Metallochaperones are needed for mycobacterium tuberculosis and Escherichia coli nicotinamidase-pyrazinamidase activity

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Kahhat R.
Larrea-Gallegos G.
Vázquez-Rowe I.
Ziegler-Rodriguez K.
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American Society for Microbiology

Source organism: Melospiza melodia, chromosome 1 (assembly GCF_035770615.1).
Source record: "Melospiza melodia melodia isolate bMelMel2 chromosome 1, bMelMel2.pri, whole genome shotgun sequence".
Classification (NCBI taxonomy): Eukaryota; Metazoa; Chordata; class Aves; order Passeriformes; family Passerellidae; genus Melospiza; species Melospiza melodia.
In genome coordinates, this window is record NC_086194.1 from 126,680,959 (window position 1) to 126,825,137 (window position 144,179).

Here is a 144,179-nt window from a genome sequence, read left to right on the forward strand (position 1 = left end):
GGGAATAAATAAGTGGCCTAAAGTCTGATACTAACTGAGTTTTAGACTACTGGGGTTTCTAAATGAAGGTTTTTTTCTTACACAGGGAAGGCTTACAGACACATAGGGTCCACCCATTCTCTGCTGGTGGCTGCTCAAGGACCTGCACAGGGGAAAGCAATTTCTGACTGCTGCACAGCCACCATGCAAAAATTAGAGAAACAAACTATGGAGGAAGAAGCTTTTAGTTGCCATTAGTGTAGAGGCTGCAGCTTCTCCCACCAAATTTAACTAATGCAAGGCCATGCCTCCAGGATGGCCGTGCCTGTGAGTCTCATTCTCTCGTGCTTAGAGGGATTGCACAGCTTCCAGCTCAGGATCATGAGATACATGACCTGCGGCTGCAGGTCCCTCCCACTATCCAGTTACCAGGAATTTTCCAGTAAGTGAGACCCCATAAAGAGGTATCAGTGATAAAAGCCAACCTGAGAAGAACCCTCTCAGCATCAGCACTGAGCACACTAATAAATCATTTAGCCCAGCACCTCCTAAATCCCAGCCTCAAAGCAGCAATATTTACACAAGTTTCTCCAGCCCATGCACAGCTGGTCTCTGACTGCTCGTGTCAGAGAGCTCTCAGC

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Mycobacterium tuberculosis nicotinamidase-pyrazinamidase (PZAse) is a metalloenzyme that catalyzes conversion of nicotinamide-pyrazinamide to nicotinic acid-pyrazinoic acid. This study investigated whether a metallochaperone is required for optimal PZAse activity. M. tuberculosis and Escherichia coli PZAses (PZAse-MT and PZAse-EC, respectively) were inactivated by metal depletion (giving PZAse-MT–Apo and PZAse-EC–Apo). Reactivation with the E. coli metallochaperone ZnuA or Rv2059 (the M. tuberculosis analog) was measured. This was repeated following proteolytic and thermal treatment of ZnuA and Rv2059. The CDC1551 M. tuberculosis reference strain had the Rv2059 coding gene knocked out, and PZA susceptibility and the pyrazinoic acid (POA) efflux rate were measured. ZnuA (200 M) achieved 65% PZAse-EC–Apo reactivation. Rv2059 (1 M) and ZnuA (1 M) achieved 69% and 34.3% PZAse-MT–Apo reactivation, respectively. Proteolytic treatment of ZnuA and Rv2059 and application of three (but not one) thermal shocks to ZnuA significantly reduced the capacity to reactivate PZAse-MT–Apo. An M. tuberculosis Rv2059 knockout strain was Wayne positive and susceptible to PZA and did not have a significantly different POA efflux rate than the reference strain, although a trend toward a lower efflux rate was observed after knockout. The metallochaperone Rv2059 restored the activity of metal-depleted PZAse in vitro. Although Rv2059 is important in vitro, it seems to have a smaller effect on PZA susceptibility in vivo. It may be important to mechanisms of action and resistance to pyrazinamide in M. tuberculosis. Further studies are needed for confirmation. IMPORTANCE Tuberculosis is an infectious disease caused by the bacterium Mycobacterium tuberculosis and remains one of the major causes of disease and death worldwide. Pyrazinamide is a key drug used in the treatment of tuberculosis, yet its mechanism of action is not fully understood, and testing strains of M. tuberculosis for pyrazinamide resistance is not easy with the tools that are presently available. The significance of the present research is that a metallochaperone-like protein may be crucial to pyrazinamide’s mechanisms of action and of resistance. This may support the development of improved tools to detect pyrazinamide resistance, which would have significant implications for the clinical management of patients with tuberculosis: drug regimens that are appropriately tailored to the resistance profile of a patient’s individual strain lead to better clinical outcomes, reduced onward transmission of infection, and reduction of the development of resistant strains that are more challenging and expensive to treat. Copyright © 2020 Sheen et al.
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